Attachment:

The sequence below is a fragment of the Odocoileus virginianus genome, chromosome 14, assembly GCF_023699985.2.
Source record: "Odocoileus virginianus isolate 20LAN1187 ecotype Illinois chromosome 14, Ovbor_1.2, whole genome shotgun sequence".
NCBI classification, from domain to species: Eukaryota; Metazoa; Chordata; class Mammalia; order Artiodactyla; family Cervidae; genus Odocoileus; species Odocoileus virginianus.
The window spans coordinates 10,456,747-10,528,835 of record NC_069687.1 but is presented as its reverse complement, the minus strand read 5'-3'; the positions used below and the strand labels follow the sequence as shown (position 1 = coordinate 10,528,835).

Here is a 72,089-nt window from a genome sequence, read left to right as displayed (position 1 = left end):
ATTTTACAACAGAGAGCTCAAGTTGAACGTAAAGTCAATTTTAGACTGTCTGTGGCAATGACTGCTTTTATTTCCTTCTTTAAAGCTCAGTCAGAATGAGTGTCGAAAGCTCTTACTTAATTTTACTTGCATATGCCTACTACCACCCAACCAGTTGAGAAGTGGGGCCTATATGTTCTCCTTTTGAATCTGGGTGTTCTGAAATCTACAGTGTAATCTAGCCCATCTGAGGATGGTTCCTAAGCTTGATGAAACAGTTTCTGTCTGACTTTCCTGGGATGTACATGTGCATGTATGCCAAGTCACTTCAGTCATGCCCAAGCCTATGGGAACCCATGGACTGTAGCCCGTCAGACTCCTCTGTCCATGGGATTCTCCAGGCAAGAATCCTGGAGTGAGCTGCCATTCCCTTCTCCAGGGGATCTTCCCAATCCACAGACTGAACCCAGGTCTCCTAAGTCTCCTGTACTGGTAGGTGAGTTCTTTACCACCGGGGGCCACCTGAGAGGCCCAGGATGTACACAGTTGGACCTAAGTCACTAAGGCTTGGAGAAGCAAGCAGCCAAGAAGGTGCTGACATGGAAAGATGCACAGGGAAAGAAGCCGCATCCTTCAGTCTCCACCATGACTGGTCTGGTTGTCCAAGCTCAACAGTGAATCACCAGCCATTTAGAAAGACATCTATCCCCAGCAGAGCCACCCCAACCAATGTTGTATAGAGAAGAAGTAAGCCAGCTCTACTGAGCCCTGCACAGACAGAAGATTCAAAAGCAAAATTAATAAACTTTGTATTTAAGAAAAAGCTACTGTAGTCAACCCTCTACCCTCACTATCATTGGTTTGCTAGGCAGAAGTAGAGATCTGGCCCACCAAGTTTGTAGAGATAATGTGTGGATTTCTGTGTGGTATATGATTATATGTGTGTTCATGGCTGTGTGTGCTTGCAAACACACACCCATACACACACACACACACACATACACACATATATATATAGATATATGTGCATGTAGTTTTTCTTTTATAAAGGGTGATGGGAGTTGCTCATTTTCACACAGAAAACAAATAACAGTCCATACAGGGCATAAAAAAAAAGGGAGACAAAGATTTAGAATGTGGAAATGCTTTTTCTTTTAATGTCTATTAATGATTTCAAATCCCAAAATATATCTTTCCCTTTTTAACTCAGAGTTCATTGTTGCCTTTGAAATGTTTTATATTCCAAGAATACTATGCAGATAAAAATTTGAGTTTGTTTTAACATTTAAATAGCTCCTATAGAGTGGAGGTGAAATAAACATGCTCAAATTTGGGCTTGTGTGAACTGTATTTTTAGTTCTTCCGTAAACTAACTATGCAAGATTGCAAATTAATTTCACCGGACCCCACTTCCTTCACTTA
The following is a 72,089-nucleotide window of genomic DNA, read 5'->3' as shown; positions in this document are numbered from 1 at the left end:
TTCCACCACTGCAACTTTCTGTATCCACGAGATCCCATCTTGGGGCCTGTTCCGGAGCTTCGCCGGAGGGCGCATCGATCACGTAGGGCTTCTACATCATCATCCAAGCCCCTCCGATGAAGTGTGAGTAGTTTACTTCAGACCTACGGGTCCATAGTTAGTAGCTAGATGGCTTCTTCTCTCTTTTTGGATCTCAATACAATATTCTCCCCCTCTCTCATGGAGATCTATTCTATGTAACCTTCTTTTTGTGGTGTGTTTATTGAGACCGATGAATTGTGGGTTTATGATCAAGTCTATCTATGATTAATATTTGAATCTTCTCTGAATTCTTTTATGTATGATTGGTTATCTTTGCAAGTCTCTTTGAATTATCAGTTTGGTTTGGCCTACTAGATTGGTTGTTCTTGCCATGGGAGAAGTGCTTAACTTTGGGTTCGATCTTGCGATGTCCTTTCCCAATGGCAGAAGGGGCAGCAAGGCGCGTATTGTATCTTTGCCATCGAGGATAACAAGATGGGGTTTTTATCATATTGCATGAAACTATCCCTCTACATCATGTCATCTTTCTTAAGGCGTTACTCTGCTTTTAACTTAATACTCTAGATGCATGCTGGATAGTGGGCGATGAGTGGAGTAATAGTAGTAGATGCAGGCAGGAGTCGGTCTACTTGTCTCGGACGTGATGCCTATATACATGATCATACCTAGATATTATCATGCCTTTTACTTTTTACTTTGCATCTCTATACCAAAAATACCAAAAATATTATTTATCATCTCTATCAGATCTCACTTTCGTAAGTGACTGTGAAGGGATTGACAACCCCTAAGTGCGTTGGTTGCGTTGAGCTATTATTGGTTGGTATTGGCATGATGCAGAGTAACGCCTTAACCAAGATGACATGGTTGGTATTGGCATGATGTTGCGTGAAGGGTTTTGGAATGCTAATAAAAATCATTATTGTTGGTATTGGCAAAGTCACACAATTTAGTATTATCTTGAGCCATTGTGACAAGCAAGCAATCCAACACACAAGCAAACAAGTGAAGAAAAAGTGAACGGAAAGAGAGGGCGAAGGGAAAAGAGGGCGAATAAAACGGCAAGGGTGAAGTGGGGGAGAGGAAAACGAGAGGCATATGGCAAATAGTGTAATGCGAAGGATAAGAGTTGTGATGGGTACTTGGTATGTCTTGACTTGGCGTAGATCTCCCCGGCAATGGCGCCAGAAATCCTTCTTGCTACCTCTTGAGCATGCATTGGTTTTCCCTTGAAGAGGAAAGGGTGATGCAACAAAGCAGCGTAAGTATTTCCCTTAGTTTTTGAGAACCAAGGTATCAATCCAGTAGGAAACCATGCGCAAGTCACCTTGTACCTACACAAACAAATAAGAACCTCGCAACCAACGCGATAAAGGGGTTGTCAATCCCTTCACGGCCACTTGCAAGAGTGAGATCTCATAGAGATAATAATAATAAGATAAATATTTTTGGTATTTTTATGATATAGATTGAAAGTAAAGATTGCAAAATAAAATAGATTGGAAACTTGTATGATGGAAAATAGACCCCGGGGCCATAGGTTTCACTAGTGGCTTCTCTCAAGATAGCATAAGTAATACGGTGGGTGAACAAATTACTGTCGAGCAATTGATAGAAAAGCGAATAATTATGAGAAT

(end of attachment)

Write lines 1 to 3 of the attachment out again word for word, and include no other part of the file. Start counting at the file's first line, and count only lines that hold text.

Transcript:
The sequence below is a fragment of the Odocoileus virginianus genome, chromosome 14, assembly GCF_023699985.2.
Source record: "Odocoileus virginianus isolate 20LAN1187 ecotype Illinois chromosome 14, Ovbor_1.2, whole genome shotgun sequence".
NCBI classification, from domain to species: Eukaryota; Metazoa; Chordata; class Mammalia; order Artiodactyla; family Cervidae; genus Odocoileus; species Odocoileus virginianus.